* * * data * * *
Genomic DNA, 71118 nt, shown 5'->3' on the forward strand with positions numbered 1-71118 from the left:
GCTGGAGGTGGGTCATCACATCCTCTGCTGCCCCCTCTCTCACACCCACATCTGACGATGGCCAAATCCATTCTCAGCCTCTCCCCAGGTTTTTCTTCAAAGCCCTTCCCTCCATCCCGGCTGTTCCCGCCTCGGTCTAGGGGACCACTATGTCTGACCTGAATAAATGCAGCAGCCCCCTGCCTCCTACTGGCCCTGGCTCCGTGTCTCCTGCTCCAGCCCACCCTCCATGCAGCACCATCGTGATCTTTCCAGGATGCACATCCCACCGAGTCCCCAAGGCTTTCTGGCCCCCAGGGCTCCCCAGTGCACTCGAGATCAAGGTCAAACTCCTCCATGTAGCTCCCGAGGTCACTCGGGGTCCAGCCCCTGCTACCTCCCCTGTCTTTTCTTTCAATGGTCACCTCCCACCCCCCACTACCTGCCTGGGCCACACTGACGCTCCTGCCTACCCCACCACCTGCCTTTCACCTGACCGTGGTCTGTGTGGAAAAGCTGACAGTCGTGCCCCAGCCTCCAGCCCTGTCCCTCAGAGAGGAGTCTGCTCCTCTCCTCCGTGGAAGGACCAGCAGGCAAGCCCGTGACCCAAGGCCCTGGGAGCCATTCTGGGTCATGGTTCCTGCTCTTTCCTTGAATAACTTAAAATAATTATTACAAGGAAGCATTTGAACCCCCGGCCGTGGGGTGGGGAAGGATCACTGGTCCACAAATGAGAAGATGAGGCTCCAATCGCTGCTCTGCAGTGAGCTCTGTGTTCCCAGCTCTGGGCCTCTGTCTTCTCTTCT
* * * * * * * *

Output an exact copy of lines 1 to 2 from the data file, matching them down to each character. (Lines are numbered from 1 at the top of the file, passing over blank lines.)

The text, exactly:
Genomic DNA, 71118 nt, shown 5'->3' on the forward strand with positions numbered 1-71118 from the left:
GCTGGAGGTGGGTCATCACATCCTCTGCTGCCCCCTCTCTCACACCCACATCTGACGATGGCCAAATCCATTCTCAGCCTCTCCCCAGGTTTTTCTTCAAAGCCCTTCCCTCCATCCCGGCTGTTCCCGCCTCGGTCTAGGGGACCACTATGTCTGACCTGAATAAATGCAGCAGCCCCCTGCCTCCTACTGGCCCTGGCTCCGTGTCTCCTGCTCCAGCCCACCCTCCATGCAGCACCATCGTGATCTTTCCAGGATGCACATCCCACCGAGTCCCCAAGGCTTTCTGGCCCCCAGGGCTCCCCAGTGCACTCGAGATCAAGGTCAAACTCCTCCATGTAGCTCCCGAGGTCACTCGGGGTCCAGCCCCTGCTACCTCCCCTGTCTTTTCTTTCAATGGTCACCTCCCACCCCCCACTACCTGCCTGGGCCACACTGACGCTCCTGCCTACCCCACCACCTGCCTTTCACCTGACCGTGGTCTGTGTGGAAAAGCTGACAGTCGTGCCCCAGCCTCCAGCCCTGTCCCTCAGAGAGGAGTCTGCTCCTCTCCTCCGTGGAAGGACCAGCAGGCAAGCCCGTGACCCAAGGCCCTGGGAGCCATTCTGGGTCATGGTTCCTGCTCTTTCCTTGAATAACTTAAAATAATTATTACAAGGAAGCATTTGAACCCCCGGCCGTGGGGTGGGGAAGGATCACTGGTCCACAAATGAGAAGATGAGGCTCCAATCGCTGCTCTGCAGTGAGCTCTGTGTTCCCAGCTCTGGGCCTCTGTCTTCTCTTCT